Less than two months after the Trump Administration announced a policy change allowing—and even encouraging—states to implement work requirements in their Medicaid programs, CMS has approved three state waivers that include reporting on beneficiary employment. In the New England Journal of Medicine, Boston University professor Nicole Huberfeld, whose scholarship focuses on the role of federalism and spending power in Medicaid, questioned the legality of the administration’s new interpretation and policy change. Huberfeld argues that work requirements are inconsistent with purposes of the Medicaid Act, which she says has the goal of providing eligible beneficiaries with medically necessary care, not ending dependence on the government like welfare programs do.
Medicaid eligibility overview. Many Medicaid beneficiaries become eligible because they are disabled, elderly, pregnant, or young children. The Patient Protection and Affordable Care Act (ACA) (P.L. 111-148) expanded Medicaid eligibility to include childless, nonelderly, nondisabled adults earning up to 138 percent of the federal poverty level, or approximately $16,000/year for an individual. Some opposition to expansion has centered on allowing low-income individuals who are "able-bodied" to be covered by Medicaid; the ACA provides subsidies to low-income individuals who purchase health insurance on the exchange, but only to those earning up to 100 percent of the federal poverty level. In some states that did not expand Medicaid under the ACA, non-disabled individuals making less than 100 percent of the poverty level are unable to afford coverage, because the ACA presumed Medicaid expansion coverage for them.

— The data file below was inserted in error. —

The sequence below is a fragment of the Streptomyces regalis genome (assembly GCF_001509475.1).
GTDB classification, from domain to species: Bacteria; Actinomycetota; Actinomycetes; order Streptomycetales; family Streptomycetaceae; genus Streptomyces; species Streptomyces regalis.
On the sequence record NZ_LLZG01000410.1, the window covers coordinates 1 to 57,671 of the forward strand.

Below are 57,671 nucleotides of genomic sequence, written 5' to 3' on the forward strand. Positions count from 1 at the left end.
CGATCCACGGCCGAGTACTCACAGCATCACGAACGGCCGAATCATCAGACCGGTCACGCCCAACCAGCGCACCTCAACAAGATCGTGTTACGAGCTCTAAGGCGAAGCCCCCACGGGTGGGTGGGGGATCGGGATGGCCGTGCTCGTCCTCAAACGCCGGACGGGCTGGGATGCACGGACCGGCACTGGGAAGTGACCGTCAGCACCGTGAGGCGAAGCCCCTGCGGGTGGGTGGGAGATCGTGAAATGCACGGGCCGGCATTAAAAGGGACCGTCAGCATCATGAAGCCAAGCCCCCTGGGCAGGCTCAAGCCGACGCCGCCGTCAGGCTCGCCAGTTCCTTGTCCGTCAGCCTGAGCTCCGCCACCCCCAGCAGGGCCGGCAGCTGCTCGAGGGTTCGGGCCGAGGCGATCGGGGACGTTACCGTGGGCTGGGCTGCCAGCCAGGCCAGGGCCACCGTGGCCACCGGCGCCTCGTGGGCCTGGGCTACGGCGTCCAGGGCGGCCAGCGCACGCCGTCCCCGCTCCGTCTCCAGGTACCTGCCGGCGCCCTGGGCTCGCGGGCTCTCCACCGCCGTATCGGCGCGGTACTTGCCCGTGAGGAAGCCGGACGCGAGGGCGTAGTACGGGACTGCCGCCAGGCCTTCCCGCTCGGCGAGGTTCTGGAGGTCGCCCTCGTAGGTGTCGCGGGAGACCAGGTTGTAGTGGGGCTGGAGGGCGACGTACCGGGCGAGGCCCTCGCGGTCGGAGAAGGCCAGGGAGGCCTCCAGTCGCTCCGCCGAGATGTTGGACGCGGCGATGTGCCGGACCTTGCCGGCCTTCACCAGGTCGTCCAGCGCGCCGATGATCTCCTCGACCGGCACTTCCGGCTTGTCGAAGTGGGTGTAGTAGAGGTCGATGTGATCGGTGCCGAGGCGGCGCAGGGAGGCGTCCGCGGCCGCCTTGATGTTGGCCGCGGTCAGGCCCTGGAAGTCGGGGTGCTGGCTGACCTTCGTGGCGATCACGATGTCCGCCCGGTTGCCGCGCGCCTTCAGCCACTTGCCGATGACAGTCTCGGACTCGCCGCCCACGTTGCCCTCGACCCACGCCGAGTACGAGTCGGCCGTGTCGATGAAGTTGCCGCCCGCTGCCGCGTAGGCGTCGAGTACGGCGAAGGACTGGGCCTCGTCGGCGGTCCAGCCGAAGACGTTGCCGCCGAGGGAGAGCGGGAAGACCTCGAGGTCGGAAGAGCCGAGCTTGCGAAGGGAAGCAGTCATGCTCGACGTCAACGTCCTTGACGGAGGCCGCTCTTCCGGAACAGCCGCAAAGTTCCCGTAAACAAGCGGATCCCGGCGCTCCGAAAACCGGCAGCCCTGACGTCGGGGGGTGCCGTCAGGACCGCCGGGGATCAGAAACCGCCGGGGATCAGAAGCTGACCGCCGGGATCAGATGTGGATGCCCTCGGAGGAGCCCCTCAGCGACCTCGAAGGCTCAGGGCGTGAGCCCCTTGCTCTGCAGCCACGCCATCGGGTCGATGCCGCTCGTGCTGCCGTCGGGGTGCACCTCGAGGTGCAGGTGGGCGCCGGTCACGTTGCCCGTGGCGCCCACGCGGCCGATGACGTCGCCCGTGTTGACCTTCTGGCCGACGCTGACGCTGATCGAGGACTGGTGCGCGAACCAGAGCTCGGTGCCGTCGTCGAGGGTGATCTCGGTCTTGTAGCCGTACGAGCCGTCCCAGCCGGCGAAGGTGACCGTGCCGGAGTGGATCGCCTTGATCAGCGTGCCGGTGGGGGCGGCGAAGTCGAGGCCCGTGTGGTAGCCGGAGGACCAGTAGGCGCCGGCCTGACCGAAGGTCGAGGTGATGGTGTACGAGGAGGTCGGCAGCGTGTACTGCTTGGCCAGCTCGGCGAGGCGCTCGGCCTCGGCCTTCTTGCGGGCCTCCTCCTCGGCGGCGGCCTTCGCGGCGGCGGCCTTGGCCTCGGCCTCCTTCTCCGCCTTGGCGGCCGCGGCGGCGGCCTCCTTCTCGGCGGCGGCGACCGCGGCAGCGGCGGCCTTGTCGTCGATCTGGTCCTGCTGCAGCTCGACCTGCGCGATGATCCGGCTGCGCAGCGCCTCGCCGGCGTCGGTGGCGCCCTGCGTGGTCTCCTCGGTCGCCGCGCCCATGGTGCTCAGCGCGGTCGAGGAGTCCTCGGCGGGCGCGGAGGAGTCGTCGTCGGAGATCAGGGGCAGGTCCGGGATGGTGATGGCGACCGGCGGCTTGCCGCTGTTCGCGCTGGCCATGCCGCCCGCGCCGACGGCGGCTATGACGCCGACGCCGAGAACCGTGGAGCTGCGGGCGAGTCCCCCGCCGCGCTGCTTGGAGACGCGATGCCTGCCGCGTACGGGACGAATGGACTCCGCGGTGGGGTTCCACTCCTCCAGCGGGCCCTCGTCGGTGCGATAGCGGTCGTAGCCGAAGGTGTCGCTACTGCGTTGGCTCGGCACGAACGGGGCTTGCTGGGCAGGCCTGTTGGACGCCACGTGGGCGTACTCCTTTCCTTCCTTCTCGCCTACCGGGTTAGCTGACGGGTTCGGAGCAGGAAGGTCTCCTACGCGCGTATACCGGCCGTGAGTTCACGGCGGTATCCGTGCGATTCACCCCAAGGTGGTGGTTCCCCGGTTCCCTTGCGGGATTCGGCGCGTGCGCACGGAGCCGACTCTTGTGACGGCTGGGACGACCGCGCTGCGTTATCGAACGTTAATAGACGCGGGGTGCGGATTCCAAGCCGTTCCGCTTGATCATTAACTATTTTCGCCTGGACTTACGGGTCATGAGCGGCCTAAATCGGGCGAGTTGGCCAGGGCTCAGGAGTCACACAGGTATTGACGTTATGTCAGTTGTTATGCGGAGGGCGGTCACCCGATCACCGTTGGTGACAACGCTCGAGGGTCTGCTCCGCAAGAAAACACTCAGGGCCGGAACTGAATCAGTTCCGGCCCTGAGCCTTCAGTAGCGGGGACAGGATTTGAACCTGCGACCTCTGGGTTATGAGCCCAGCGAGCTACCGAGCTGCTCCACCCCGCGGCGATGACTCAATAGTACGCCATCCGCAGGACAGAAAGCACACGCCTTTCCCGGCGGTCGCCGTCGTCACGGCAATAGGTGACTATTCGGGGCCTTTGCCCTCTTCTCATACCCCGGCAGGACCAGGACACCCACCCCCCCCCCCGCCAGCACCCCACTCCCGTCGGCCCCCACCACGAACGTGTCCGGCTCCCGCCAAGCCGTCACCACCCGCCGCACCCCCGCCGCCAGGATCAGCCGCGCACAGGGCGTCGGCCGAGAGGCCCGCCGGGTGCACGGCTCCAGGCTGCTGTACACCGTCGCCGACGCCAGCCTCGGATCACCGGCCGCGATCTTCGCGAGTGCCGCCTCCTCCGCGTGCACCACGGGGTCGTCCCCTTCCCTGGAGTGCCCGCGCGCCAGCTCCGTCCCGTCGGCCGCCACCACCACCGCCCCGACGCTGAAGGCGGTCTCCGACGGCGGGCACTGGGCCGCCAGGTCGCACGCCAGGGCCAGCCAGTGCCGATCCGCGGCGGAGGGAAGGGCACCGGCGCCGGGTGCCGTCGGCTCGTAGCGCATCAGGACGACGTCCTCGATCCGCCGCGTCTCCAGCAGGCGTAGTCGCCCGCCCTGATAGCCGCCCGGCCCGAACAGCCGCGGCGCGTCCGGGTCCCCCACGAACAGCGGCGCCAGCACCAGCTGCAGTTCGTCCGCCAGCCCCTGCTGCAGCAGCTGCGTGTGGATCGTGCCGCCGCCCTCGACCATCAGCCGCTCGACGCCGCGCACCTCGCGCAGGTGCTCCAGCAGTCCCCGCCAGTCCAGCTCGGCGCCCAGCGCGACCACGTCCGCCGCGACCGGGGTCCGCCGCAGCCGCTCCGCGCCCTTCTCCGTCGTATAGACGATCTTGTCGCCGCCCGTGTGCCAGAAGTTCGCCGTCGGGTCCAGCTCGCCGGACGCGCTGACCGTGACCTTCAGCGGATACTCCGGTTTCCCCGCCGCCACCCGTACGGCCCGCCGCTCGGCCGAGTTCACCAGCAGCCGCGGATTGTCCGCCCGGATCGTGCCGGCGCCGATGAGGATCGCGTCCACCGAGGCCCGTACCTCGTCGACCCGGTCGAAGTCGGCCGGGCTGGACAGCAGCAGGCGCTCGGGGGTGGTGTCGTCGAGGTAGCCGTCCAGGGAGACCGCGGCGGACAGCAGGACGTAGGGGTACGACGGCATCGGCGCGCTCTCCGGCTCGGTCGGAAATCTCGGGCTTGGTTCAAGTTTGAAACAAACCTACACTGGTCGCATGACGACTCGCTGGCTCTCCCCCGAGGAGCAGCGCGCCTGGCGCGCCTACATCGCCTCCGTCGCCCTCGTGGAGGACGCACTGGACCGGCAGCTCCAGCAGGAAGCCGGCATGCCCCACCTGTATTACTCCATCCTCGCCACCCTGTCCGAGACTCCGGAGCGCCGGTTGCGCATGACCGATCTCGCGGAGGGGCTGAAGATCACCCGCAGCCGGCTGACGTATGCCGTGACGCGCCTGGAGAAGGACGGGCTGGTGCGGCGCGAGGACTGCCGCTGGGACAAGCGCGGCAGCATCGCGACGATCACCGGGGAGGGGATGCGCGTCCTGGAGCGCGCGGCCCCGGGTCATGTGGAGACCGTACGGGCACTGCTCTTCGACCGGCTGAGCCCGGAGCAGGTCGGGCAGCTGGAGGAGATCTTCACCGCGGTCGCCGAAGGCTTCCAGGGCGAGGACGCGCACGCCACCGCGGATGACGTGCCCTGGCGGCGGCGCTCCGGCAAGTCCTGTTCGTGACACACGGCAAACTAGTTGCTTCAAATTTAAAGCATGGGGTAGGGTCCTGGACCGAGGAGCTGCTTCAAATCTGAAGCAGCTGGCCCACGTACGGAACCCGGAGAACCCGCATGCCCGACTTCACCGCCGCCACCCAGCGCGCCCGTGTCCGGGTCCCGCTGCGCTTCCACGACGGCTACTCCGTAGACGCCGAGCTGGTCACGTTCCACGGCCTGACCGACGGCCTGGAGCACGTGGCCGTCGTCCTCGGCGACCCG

Work requirements. For the first 58 years of the Medicaid program, CMS (and its predecessor federal agencies) did not allow states to implement work requirements as a condition for beneficiaries. In January 2018, however, CMS announced that the agency would support demonstration projects testing work or community engagement requirements (see Trump’s CMS endorses Medicaid work requirements, January 11, 2018). Three such demonstration projects have been approved to date, all in states that expanded Medicaid eligibility under the ACA: Kentucky, Indiana, and Arkansas.
Contrary to purpose? Huberfeld wrote that work requirements are not in furtherance of the goals of either the Medicaid Act or the ACA. The Medicaid Act’s purpose is to ensure that eligible beneficiaries are provided medically necessary care by the states. The ACA’s goals included removing barriers related to obtaining health insurance coverage, such as additional charges for preexisting conditions. According to Huberfeld, work requirements likely do not further these goals—there is research correlating income and health, but she wrote that there is not research indicating that working causes good health. Similarly, individuals may be trapped where the lack of Medicaid prevents employment, which in turn prevents them enrolling in Medicaid. Lastly, Huberfeld questioned whether CMS even has the authority to approve work requirements, because the agency’s authority is promoting health and well-being, not employment. She concluded that work requirements are an unlawful reinterpretation of the purpose of Medicaid, and expects that it will harm the health of beneficiaries who are disenrolled under work requirements.
Companies: New England Journal of Medicine; Boston University
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